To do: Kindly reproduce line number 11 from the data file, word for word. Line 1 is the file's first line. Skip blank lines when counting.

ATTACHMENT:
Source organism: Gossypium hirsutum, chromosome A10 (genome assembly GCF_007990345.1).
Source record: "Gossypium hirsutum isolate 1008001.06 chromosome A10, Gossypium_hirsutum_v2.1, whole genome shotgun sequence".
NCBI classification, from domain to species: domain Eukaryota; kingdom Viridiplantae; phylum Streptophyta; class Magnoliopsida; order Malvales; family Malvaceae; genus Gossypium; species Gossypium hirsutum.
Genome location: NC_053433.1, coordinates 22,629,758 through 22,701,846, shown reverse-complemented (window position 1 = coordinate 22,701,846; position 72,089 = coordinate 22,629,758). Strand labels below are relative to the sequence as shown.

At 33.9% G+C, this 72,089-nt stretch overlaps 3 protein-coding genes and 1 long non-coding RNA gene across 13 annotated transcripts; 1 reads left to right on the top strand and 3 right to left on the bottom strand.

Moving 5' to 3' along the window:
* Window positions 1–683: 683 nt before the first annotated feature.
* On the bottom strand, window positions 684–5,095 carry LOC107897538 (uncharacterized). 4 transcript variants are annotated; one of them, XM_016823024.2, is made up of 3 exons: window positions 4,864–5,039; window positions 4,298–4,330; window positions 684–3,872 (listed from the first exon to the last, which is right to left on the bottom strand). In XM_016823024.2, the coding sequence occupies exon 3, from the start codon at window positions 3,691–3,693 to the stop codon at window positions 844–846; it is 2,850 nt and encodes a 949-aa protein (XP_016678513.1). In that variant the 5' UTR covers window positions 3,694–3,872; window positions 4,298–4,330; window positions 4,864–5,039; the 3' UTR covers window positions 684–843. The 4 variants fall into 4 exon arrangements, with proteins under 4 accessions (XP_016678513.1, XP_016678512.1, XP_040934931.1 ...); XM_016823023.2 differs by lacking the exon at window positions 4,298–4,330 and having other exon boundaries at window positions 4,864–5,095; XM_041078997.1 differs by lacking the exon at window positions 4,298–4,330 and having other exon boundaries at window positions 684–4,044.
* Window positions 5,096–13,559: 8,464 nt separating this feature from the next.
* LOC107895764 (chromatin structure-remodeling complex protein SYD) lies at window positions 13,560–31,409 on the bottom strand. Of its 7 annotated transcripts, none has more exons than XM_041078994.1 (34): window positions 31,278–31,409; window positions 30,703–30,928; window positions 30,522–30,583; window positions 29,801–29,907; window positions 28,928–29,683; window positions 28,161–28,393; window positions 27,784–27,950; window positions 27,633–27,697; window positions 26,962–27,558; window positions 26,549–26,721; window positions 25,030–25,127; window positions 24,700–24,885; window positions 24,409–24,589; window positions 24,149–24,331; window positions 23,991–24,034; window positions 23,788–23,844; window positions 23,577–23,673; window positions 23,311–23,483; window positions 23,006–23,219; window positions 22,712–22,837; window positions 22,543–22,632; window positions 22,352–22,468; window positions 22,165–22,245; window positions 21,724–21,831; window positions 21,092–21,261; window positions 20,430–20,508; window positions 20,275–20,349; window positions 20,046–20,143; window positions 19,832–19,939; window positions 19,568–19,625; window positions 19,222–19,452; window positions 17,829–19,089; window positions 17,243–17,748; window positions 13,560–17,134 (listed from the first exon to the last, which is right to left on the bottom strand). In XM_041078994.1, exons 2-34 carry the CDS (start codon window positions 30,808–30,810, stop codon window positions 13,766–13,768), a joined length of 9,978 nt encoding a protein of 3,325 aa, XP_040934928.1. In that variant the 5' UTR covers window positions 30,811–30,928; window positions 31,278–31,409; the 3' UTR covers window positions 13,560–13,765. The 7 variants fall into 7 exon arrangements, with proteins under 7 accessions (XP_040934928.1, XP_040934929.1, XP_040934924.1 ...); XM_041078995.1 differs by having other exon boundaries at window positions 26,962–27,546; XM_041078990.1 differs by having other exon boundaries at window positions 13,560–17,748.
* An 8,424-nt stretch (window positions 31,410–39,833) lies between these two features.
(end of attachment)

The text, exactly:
* An 8,424-nt stretch (window positions 31,410–39,833) lies between these two features.